Calling himself outspent and at risk of splitting the fiscal conservative vote a week before the March 15 primary, candidate Paul Serwatka withdrew from the Republican race for the 66th Illinois House District and is endorsing fellow candidate Allen Skillicorn.
Serwatka, of Lakewood, said he is being too far outspent to have a path to victory, and said that he was concerned that he and Skillicorn would split enough votes to allow McHenry County Board member Carolyn Schofield, whom he alleges is not a true fiscal conservative, to clinch the primary.
“I believe I was the stronger candidate, the better candidate, but I’m not splitting the vote … this race was bigger than me," Serwatka said. "It was about trying to effect real reform and save our state, and if that means we don’t split the vote and keep Carolyn Schofield from getting the seat, then I did a good thing."
Skillicorn in a statement said he is “honored to have Paul’s confidence and support.”
“I look forward to continuing the fight for liberty and conservative principles,” said Skillicorn, of East Dundee.
Serwatka has run a self-funded campaign portraying himself as a lone outsider fighting three establishment politicians. But he said the $100,000 of his own money he contributed could not match what his opponents have received, especially in the days after the Northwest Herald wrote about his plan to donate his first year’s state lawmaker salary to a fund to get tax fighters elected to local governments in the 66th District.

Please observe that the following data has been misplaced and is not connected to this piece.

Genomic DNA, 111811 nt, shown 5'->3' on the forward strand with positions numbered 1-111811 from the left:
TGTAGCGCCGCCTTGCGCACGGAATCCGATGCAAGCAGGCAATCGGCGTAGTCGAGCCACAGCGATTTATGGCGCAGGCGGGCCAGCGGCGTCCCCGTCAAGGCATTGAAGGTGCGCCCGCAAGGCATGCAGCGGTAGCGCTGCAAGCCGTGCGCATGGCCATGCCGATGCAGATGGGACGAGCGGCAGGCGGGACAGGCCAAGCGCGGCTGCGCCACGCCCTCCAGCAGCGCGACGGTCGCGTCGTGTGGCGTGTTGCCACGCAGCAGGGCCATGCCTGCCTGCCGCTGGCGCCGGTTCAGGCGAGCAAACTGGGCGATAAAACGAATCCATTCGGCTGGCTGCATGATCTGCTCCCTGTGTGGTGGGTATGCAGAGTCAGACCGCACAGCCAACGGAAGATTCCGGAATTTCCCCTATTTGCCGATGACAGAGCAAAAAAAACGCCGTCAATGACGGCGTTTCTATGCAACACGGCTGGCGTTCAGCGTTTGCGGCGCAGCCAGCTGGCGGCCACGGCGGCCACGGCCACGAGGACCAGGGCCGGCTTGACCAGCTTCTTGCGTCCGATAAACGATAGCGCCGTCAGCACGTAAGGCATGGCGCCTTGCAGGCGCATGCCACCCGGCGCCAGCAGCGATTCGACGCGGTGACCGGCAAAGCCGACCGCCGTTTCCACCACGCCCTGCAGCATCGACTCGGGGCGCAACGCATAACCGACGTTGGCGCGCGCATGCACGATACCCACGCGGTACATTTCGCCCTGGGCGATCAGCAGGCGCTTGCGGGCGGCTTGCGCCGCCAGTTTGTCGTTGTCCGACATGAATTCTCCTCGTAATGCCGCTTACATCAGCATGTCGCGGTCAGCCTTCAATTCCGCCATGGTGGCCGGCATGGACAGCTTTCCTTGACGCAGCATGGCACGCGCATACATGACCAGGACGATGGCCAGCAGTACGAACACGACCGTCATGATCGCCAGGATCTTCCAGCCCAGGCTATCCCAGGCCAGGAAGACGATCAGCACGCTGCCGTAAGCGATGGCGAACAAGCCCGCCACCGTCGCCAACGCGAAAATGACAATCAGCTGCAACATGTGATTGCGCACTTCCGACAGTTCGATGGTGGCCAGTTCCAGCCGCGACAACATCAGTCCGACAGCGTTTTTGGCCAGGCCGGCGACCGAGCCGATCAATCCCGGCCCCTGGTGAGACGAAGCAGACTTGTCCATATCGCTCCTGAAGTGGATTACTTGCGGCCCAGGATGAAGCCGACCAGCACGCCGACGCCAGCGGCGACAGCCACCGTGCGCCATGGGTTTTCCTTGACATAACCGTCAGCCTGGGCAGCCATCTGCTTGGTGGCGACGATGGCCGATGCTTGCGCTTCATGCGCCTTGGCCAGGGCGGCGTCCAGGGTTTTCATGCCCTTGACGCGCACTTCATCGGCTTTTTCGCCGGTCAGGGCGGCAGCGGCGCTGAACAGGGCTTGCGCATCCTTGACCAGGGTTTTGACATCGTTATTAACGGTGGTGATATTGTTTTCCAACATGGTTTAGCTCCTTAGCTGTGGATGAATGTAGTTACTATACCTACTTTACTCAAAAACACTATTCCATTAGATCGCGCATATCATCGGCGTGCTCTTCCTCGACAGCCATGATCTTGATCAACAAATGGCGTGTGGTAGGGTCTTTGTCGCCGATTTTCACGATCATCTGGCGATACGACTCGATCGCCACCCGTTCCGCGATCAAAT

Since that story ran Feb. 23, Schofield received $53,900 from the political action committee of the Illinois Education Association, $40,000 from Republican state Sen. Pam Althoff’s campaign and $5,000 from Tryon’s – he has endorsed Schofield, of Crystal Lake, to succeed him.
Liberty Principles PAC, which is supporting Skillicorn, has spent more than $150,000 in the past week alone on television ads for him, according to Illinois State Board of Elections reports. The PAC created by conservative radio host Dan Proft also is publishing the McHenry Times, a political mailer that looks like a newspaper, which runs pro-Skillicorn articles.
To Schofield, who defended her fiscal conservative bona fides compared to her opponents through her County Board votes, the big story of the election has become what she alleges is outside money, distorted truths and dirty tricks.
"This race really has become about Dan Proft and dark money and these tactics, trying to buy the race," Schofield said.
Serwatka flatly denied that his withdrawal has anything to do with a recent McHenry Times article alleging that he accidentally shot a friend with a .22-caliber handgun in 1999.
He called the article inaccurate and said it is contradicted by the very sworn affidavits that have been circulated since last summer to state and local Republican officials in an effort to thwart his campaign.
“This was no secret. It went everywhere. It’s old news by this point. It didn’t hurt me then, and it wasn’t about to hurt me now,” Serwatka said.
Wilbrandt, of West Dundee, reported having $32,361 on hand at the end of last year. Last Thursday, he received a $2,500 donation from the campaign of state Rep. Barbara Wheeler, R-Crystal Lake, and a $2,000 donation from the campaign coffers of outgoing McHenry County State's Attorney Lou Bianchi – Wilbrandt is an assistant state's attorney.